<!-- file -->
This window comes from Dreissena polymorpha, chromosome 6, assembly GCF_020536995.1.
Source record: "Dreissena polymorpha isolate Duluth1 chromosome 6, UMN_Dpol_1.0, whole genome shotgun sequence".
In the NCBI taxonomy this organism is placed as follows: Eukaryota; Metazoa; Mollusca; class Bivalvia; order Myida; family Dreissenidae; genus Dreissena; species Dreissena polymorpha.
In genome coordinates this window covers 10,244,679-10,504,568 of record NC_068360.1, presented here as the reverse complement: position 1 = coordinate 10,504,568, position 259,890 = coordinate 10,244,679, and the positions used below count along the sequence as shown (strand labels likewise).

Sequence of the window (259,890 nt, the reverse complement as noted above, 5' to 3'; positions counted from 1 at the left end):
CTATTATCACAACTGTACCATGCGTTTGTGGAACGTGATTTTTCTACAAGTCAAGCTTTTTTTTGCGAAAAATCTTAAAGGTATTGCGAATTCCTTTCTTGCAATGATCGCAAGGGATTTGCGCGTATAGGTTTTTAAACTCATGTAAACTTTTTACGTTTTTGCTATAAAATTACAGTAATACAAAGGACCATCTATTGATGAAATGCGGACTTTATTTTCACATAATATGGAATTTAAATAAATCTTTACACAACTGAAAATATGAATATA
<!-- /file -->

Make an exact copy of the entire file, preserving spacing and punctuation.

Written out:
This window comes from Dreissena polymorpha, chromosome 6, assembly GCF_020536995.1.
Source record: "Dreissena polymorpha isolate Duluth1 chromosome 6, UMN_Dpol_1.0, whole genome shotgun sequence".
In the NCBI taxonomy this organism is placed as follows: Eukaryota; Metazoa; Mollusca; class Bivalvia; order Myida; family Dreissenidae; genus Dreissena; species Dreissena polymorpha.
In genome coordinates this window covers 10,244,679-10,504,568 of record NC_068360.1, presented here as the reverse complement: position 1 = coordinate 10,504,568, position 259,890 = coordinate 10,244,679, and the positions used below count along the sequence as shown (strand labels likewise).

Sequence of the window (259,890 nt, the reverse complement as noted above, 5' to 3'; positions counted from 1 at the left end):
CTATTATCACAACTGTACCATGCGTTTGTGGAACGTGATTTTTCTACAAGTCAAGCTTTTTTTTGCGAAAAATCTTAAAGGTATTGCGAATTCCTTTCTTGCAATGATCGCAAGGGATTTGCGCGTATAGGTTTTTAAACTCATGTAAACTTTTTACGTTTTTGCTATAAAATTACAGTAATACAAAGGACCATCTATTGATGAAATGCGGACTTTATTTTCACATAATATGGAATTTAAATAAATCTTTACACAACTGAAAATATGAATATA